As discussed at length above, the United States of America has a grid-based sentencing system as opposed to the narrative style in England and Wales, whereas India has a discretionary system with mere legislatively prescribed maximum and minimum (in few cases) sentences. In the first two systems, there cannot be much difference of opinion as there is already a codified mechanism in place to figure out the appropriate sentence, unlike in India where each judge is open to their own interpretation with respect to the duration of the sentence. There may be several contesting views on the effectiveness of a sentencing system. But it may be inferred that it is imperative to have a structured framework in order to maintain consistency and uniformity among courts. Moreover, England and Wales have developed a sentencing council not only to draft and develop guidelines but also to monitor their impact and undertake research and analysis.[33] This helps not only to maintain consistency in sentencing, but also to promote it.

V. CHALLENGES & SHORTCOMINGS

The importance and value of having sentencing guidelines is realized in the above discussion. No jurisdiction would oppose the idea of having a more coherent and consistent sentencing system. In order for a country to adopt such legislatively directed sentencing guidelines, regard must be had to particular jurisdictional characteristics, the receptiveness of the bar and the judiciary to such guidelines, the likely levels of compliance etc. Some of these key points may be explained as follows:

A. Jurisdictional Characteristics

Each jurisdiction has its own political and judicial way of working. Not all States can be treated equally even though they follow a similar system of governance. The adoption of prescriptive guidelines is contingent on number of characteristics such as the general susceptibility of judicial decision making, to popular and political influences, the level of informal cohesion among judges in their approach to sentencing, and the extent to which the existing sentencing practice is viewed as problematic. For example in India where the sentencing system is majorly discretionary as they operate on maximum sentences prescribed by the legislature and general principles developed by appeal courts; it may be said that there is a wider scope of inconsistency as compared to a system with a codified guideline system. It is submitted that there may be a significant increase in the number of persons choosing to plead guilty, as, if the accused has an idea about the length of his sentence before the trial, he may be motivated to plead guilty, thereby saving time, energy and resources of the court. Whereas, in a system of discretionary justice the accused might be inclined towards taking his chances in trial by pleading not guilty.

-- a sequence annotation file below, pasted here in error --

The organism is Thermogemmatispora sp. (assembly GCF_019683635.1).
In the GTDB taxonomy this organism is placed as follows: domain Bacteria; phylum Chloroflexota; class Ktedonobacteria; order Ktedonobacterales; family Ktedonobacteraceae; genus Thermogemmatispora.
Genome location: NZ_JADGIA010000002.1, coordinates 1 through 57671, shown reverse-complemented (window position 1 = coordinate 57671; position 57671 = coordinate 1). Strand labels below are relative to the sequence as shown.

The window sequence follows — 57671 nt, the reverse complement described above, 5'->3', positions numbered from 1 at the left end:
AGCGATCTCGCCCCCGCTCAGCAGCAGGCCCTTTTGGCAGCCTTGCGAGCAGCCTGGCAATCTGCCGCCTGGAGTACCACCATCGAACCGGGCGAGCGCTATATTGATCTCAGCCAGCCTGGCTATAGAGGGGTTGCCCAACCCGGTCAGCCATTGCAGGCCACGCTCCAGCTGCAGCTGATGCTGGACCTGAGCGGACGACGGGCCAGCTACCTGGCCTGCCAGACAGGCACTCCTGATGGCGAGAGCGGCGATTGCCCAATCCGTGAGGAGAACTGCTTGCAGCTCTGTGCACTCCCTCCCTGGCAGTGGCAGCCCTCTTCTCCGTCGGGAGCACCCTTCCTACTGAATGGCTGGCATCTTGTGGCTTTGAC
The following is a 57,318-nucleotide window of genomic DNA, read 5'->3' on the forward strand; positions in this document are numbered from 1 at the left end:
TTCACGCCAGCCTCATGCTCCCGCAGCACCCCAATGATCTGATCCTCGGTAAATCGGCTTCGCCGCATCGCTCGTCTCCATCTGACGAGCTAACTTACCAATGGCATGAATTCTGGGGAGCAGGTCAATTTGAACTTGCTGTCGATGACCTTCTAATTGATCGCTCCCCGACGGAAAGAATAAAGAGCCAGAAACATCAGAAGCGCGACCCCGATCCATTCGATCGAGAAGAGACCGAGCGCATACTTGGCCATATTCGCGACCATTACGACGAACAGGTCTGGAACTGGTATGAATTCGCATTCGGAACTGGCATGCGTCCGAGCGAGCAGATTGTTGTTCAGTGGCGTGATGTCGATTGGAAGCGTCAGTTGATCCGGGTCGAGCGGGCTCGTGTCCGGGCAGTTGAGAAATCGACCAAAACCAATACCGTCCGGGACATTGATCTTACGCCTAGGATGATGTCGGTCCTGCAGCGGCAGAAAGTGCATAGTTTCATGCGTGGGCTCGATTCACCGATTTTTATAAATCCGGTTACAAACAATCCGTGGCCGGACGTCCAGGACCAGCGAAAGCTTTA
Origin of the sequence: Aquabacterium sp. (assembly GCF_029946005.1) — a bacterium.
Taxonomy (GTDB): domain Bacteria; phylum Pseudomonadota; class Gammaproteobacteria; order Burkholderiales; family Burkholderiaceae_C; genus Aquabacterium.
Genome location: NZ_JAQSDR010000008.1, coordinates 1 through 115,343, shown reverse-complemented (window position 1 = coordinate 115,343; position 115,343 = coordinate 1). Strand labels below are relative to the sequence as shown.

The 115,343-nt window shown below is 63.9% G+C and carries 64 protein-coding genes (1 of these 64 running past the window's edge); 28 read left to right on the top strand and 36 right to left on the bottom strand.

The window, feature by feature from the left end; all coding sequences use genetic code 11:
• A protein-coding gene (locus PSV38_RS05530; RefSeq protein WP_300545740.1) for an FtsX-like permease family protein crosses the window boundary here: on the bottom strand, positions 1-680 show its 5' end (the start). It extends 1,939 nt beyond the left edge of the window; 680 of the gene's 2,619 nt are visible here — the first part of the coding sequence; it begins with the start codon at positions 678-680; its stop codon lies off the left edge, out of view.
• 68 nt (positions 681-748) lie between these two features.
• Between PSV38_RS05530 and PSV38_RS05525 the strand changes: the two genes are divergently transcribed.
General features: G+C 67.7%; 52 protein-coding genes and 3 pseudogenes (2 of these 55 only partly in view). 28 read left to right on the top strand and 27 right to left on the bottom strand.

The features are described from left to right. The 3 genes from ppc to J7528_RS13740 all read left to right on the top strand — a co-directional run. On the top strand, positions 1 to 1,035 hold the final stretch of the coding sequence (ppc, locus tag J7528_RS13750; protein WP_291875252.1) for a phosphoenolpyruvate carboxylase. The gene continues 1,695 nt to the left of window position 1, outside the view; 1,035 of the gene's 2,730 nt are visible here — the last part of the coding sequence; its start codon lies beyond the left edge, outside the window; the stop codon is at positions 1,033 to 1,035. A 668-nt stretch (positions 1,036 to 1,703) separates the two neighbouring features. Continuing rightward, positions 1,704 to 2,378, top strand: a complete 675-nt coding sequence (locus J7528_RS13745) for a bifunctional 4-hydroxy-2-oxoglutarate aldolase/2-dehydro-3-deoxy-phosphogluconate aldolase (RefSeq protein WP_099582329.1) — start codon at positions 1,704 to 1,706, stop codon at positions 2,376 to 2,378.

B. Receptiveness And Compliance

No rule or law can sustain if there is strong opposition. In case of sentencing guidelines being imposed in India, it is imperative that there is agreement and a sense of acceptance of the rule from the bar and the bench. It is submitted that, one can expect strong opposition from the bench as it would curtail their discretion and they would be obligated to follow the guidelines; on the other hand it can be said that it would not be in the interest of the advocates, as, if the judges had a way to pre-determine sentences, there would be absolutely no need or rather no opportunity for a lawyer to make a plea in mitigation, trying to persuade the judge towards or away from a particular sentence. In contrast, it can also be said that these guidelines would be remarkably helpful in advising the clients of the sentence they are likely to face, post-conviction and that they must weigh their options by considering the discount provided in the guidelines for pleading guilty before the trial could commence. Most importantly, the guidelines must understand the complexity of sentencing and shall not fail to recognize the integrity with which the judges discharge their judicial obligation.[34]